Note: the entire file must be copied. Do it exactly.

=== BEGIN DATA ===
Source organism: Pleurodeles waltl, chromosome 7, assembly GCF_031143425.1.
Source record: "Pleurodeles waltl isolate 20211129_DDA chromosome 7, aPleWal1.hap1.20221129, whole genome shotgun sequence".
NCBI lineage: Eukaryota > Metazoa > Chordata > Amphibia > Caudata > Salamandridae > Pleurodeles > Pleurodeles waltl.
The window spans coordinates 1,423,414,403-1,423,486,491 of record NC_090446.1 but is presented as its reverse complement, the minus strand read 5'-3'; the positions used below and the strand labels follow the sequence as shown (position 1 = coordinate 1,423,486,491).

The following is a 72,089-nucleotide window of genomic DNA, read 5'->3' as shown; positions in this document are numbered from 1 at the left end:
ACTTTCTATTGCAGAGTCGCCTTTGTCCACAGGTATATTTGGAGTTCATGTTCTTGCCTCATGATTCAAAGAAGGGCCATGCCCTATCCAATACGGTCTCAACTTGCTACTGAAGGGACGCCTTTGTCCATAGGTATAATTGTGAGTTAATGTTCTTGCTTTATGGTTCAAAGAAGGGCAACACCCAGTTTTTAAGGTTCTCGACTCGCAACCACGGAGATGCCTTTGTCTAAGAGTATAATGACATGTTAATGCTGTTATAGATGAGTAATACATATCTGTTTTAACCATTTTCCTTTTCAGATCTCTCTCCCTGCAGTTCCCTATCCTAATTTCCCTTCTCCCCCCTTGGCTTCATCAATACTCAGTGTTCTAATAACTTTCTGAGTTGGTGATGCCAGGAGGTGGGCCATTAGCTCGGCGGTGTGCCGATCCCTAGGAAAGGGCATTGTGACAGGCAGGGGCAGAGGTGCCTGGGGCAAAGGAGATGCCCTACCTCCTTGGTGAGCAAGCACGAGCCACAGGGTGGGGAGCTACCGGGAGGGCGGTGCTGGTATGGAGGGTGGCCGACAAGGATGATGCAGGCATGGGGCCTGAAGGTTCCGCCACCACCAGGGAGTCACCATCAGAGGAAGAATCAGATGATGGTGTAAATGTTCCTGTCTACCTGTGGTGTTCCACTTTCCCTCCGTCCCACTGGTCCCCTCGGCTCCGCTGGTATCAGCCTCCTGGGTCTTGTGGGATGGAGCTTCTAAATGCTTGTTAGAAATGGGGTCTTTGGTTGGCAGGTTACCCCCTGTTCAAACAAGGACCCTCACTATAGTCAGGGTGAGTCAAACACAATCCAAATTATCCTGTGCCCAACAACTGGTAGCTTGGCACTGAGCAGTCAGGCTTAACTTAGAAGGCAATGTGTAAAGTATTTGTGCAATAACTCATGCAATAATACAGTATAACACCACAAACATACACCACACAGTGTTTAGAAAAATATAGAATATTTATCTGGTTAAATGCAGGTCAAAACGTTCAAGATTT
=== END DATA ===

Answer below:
Source organism: Pleurodeles waltl, chromosome 7, assembly GCF_031143425.1.
Source record: "Pleurodeles waltl isolate 20211129_DDA chromosome 7, aPleWal1.hap1.20221129, whole genome shotgun sequence".
NCBI lineage: Eukaryota > Metazoa > Chordata > Amphibia > Caudata > Salamandridae > Pleurodeles > Pleurodeles waltl.
The window spans coordinates 1,423,414,403-1,423,486,491 of record NC_090446.1 but is presented as its reverse complement, the minus strand read 5'-3'; the positions used below and the strand labels follow the sequence as shown (position 1 = coordinate 1,423,486,491).

The following is a 72,089-nucleotide window of genomic DNA, read 5'->3' as shown; positions in this document are numbered from 1 at the left end:
ACTTTCTATTGCAGAGTCGCCTTTGTCCACAGGTATATTTGGAGTTCATGTTCTTGCCTCATGATTCAAAGAAGGGCCATGCCCTATCCAATACGGTCTCAACTTGCTACTGAAGGGACGCCTTTGTCCATAGGTATAATTGTGAGTTAATGTTCTTGCTTTATGGTTCAAAGAAGGGCAACACCCAGTTTTTAAGGTTCTCGACTCGCAACCACGGAGATGCCTTTGTCTAAGAGTATAATGACATGTTAATGCTGTTATAGATGAGTAATACATATCTGTTTTAACCATTTTCCTTTTCAGATCTCTCTCCCTGCAGTTCCCTATCCTAATTTCCCTTCTCCCCCCTTGGCTTCATCAATACTCAGTGTTCTAATAACTTTCTGAGTTGGTGATGCCAGGAGGTGGGCCATTAGCTCGGCGGTGTGCCGATCCCTAGGAAAGGGCATTGTGACAGGCAGGGGCAGAGGTGCCTGGGGCAAAGGAGATGCCCTACCTCCTTGGTGAGCAAGCACGAGCCACAGGGTGGGGAGCTACCGGGAGGGCGGTGCTGGTATGGAGGGTGGCCGACAAGGATGATGCAGGCATGGGGCCTGAAGGTTCCGCCACCACCAGGGAGTCACCATCAGAGGAAGAATCAGATGATGGTGTAAATGTTCCTGTCTACCTGTGGTGTTCCACTTTCCCTCCGTCCCACTGGTCCCCTCGGCTCCGCTGGTATCAGCCTCCTGGGTCTTGTGGGATGGAGCTTCTAAATGCTTGTTAGAAATGGGGTCTTTGGTTGGCAGGTTACCCCCTGTTCAAACAAGGACCCTCACTATAGTCAGGGTGAGTCAAACACAATCCAAATTATCCTGTGCCCAACAACTGGTAGCTTGGCACTGAGCAGTCAGGCTTAACTTAGAAGGCAATGTGTAAAGTATTTGTGCAATAACTCATGCAATAATACAGTATAACACCACAAACATACACCACACAGTGTTTAGAAAAATATAGAATATTTATCTGGTTAAATGCAGGTCAAAACGTTCAAGATTT